Within a few years, the marriage broke down. The Duke was known to be addicted to alcohol, gambling and prescription drugs, and was described as physically violent and emotionally abusive by his first two wives, whose money he tried to use to get Inveraray Castle.  He suspects the Duchess of infidelity and, while in New York, hires a locksmith to open a closet in his mayfair home, 48 Upper Grosvenor Street. . The evidence uncovered led to the divorce case in 1963, in which the Duke accused his wife of infidelity and included a series of Polaroid photos of the Duchess naked, with the exception of her characteristic three-stranded pearl necklace, accompanied by another man. There were also photos of the Duchess falling a naked man whose face was not shown. It has been speculated that this “headless man” was Defence Minister Duncan Sandys (later Lord Duncan-Sandys, Winston Churchill`s son-in-law) who offered to resign from the cabinet.  When the case was taken to court, Margaret, the Duchess of Argyll and the Duke had been separated for five years; The two lead completely separate lives and complain and sue each other over a variety of alleged and real grievances. Shame may not have been called that in the 1880s or even in the 1960s, but its existence cannot be refuted. The Delayed Divorce, Dissolution and Separation Act 2020 will come into force later this year and will finally eliminate the assumption that there must be a “guilty” party in divorce proceedings. Perhaps then society will move away from contentious trials that require guilt and shame, and instead allow two imperfect parties to sever their legal relationships with minimal hostility. The bitter divorce of the Duke and Duchess of Argyll was one of the most turbulent court cases of the 20th century, full of forgeries, bribes, thefts and scandals involving explicit photographs.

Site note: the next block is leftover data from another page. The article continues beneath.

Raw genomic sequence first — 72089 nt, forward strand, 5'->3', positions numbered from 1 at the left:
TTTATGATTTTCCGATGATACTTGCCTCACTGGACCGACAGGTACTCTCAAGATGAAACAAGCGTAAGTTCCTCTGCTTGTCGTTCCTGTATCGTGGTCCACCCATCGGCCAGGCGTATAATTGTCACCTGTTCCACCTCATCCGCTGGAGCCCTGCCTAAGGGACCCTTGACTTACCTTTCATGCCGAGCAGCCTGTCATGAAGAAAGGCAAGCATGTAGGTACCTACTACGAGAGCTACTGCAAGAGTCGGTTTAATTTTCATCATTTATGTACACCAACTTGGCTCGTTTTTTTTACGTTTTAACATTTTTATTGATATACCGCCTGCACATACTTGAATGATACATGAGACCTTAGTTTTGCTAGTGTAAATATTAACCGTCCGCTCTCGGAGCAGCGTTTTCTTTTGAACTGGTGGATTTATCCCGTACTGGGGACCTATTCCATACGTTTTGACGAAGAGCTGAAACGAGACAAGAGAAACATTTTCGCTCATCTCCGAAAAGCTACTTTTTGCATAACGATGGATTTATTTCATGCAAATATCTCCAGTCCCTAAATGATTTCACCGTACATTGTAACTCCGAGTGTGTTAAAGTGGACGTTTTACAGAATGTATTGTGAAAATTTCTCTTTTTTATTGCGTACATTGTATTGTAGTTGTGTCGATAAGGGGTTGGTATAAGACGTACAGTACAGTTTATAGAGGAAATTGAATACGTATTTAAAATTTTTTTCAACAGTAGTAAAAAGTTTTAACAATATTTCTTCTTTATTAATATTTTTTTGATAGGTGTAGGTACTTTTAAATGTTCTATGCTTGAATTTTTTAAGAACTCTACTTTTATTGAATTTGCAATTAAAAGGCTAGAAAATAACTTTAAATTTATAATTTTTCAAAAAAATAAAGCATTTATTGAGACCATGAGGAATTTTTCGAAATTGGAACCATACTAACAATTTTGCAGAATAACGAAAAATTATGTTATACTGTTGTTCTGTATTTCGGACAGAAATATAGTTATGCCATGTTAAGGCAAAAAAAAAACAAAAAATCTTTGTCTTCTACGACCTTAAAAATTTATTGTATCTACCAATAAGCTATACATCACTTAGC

The Duchess filed a counter-petition for divorce, accusing the Duke of adultery with his mother-in-law Jane Corby Wigham.  She dropped her case on the day of the hearing due to the absence of a witness and then had to pay a £25,000 sentence to her mother-in-law, who sued her for defamation, defamation and conspiracy to commit perjury.  Recently, in Berry v. Berry, Utah, 635 p.2d 68 (1981), we set aside a trial court order that, in a similar situation, ordered the husband to purchase from the husband and two of his uncles the woman`s shares that had been allocated to him as part of an agricultural association.